Rhesus macaques (Macaca mulatta) as living fossils of hominoid personality and subjective well-being.

Bibliographic Collection: 
MOCA Reference, APE
Publication Type: Journal Article
Authors: Weiss, Alexander; Adams, Mark James; Widdig, Anja; Gerald, Melissa S
Year of Publication: 2011
Journal: J Comp Psychol
Volume: 125
Issue: 1
Pagination: 72-83
Date Published: 2011 Feb
Publication Language: eng
ISSN: 1939-2087
Keywords: Affect, Animals, Behavior, Animal, Female, Hominidae, Macaca mulatta, Male, Observer Variation, Personality

Personality dimensions capturing individual differences in behavior, cognition, and affect have been described in several species, including humans, chimpanzees, and orangutans. However, comparisons between species are limited by the use of different questionnaires. We asked raters to assess free-ranging rhesus macaques at two time points on personality and subjective well-being questionnaires used earlier to rate chimpanzees and orangutans. Principal-components analysis yielded domains we labeled Confidence, Friendliness, Dominance, Anxiety, Openness, and Activity. The presence of Openness in rhesus macaques suggests it is an ancestral characteristic. The absence of Conscientiousness suggests it is a derived characteristic in African apes. Higher Confidence and Friendliness, and lower Anxiety were prospectively related to subjective well-being, indicating that the connection between personality and subjective well-being in humans, chimpanzees, and orangutans is ancestral in catarrhine primates. As demonstrated here, each additional species studied adds another fold to the rich, historical story of primate personality evolution.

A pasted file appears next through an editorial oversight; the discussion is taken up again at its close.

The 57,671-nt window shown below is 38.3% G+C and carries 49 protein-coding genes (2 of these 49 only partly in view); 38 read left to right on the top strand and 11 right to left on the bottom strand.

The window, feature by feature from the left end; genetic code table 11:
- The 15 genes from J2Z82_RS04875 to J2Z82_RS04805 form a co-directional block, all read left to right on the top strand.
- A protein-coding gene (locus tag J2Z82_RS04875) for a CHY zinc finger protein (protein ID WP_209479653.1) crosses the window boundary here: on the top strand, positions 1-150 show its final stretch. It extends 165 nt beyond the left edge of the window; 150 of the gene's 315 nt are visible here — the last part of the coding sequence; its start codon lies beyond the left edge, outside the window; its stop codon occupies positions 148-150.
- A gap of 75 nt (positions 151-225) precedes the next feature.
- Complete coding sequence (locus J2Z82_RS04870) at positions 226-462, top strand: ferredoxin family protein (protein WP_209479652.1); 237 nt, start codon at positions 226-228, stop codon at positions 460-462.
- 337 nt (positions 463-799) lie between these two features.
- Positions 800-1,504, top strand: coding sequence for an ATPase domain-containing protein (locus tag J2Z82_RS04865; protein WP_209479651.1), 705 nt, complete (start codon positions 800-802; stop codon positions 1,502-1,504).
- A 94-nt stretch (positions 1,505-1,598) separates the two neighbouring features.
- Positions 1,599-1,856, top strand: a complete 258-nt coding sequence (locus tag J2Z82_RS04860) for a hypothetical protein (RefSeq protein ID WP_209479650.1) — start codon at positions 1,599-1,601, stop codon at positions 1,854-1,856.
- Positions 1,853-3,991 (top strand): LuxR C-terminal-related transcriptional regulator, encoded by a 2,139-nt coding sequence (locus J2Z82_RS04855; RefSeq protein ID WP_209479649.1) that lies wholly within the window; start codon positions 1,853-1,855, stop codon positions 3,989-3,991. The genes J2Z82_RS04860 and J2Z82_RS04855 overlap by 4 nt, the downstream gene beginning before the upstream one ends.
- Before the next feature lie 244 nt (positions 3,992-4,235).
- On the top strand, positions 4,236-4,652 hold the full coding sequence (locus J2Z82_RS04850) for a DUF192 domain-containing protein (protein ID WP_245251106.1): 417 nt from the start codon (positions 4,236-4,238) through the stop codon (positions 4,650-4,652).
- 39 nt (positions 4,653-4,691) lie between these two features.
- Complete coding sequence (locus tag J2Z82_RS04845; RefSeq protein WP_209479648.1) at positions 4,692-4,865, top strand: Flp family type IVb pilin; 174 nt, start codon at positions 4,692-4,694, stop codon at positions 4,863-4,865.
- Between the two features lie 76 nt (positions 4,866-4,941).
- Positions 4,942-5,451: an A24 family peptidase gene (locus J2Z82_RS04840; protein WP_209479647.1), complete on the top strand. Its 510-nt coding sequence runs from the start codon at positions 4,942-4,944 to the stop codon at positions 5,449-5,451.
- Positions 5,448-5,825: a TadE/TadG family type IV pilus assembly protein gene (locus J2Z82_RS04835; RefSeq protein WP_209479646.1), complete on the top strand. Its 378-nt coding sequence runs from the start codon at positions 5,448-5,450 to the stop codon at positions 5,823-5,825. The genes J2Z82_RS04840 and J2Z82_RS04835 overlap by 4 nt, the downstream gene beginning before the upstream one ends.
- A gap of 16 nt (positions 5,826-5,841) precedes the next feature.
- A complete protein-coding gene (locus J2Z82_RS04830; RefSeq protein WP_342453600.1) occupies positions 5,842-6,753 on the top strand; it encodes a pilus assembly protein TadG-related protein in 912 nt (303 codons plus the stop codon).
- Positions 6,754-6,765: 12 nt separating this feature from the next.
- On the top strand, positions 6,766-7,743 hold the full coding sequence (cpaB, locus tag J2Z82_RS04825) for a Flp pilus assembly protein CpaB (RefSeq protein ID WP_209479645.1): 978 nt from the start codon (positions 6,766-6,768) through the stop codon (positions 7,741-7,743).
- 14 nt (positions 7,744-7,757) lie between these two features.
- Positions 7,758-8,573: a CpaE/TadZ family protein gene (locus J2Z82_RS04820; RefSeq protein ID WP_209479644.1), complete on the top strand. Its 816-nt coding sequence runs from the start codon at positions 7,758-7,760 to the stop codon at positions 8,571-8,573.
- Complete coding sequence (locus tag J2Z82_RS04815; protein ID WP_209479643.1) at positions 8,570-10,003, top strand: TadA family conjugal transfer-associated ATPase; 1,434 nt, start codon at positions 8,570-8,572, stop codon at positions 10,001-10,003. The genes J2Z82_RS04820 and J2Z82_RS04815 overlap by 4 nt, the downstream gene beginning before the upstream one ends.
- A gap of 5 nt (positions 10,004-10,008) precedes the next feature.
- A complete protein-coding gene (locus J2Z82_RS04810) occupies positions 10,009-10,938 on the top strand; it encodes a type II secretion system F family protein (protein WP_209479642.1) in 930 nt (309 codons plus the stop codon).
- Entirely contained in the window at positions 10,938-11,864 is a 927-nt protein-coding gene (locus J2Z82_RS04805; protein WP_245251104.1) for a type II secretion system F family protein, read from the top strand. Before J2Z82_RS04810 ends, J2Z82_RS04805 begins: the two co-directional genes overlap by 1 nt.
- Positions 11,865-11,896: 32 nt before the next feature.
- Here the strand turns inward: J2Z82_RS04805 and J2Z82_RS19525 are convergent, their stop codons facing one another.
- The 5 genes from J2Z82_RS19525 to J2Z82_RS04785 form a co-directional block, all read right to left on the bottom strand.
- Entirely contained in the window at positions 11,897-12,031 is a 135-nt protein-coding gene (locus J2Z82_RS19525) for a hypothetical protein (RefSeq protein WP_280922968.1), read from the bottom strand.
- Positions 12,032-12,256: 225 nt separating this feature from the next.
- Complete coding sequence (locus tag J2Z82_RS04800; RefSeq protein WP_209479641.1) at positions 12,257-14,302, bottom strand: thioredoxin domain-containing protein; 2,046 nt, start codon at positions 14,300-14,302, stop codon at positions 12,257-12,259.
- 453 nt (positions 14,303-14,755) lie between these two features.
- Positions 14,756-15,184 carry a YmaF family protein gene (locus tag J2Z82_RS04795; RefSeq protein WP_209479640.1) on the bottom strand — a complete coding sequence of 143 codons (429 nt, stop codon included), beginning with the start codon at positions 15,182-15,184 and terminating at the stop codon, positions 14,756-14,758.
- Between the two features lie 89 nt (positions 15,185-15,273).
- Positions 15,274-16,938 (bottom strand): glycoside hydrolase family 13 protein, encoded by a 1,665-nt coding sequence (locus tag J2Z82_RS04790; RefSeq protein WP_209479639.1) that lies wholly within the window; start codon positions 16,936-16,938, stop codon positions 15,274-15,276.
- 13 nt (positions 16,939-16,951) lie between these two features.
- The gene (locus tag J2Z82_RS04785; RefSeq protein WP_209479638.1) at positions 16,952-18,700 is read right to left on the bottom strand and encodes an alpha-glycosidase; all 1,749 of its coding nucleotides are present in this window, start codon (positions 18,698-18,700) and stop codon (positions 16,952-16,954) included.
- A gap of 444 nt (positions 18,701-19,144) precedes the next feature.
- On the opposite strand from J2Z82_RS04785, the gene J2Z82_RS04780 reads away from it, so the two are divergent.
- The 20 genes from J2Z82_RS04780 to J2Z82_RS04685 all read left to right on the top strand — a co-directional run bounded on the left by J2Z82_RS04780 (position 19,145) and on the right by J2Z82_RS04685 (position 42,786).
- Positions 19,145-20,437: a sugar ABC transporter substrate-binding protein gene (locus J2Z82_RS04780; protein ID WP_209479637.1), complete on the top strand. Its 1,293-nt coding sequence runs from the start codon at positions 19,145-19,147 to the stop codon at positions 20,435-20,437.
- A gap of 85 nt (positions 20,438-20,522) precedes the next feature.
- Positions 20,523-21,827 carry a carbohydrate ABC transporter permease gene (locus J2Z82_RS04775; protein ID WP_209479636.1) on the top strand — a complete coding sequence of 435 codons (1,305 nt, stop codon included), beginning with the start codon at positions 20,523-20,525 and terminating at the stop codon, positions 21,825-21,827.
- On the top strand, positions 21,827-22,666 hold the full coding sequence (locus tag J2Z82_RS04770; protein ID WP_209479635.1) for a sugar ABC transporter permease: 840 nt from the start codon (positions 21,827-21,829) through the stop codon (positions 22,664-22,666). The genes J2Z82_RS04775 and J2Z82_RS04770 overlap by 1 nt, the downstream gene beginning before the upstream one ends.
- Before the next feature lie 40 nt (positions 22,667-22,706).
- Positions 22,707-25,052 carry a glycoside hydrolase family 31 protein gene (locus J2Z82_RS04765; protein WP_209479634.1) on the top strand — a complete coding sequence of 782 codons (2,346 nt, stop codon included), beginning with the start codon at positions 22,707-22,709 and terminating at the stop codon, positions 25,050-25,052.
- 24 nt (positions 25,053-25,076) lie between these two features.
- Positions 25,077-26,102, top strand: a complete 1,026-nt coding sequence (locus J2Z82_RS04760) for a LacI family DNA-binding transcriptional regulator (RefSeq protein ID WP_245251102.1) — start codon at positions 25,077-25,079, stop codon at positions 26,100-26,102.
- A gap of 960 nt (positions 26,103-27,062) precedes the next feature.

DOI: 10.1037/a0021187
Alternate Journal: J Comp Psychol
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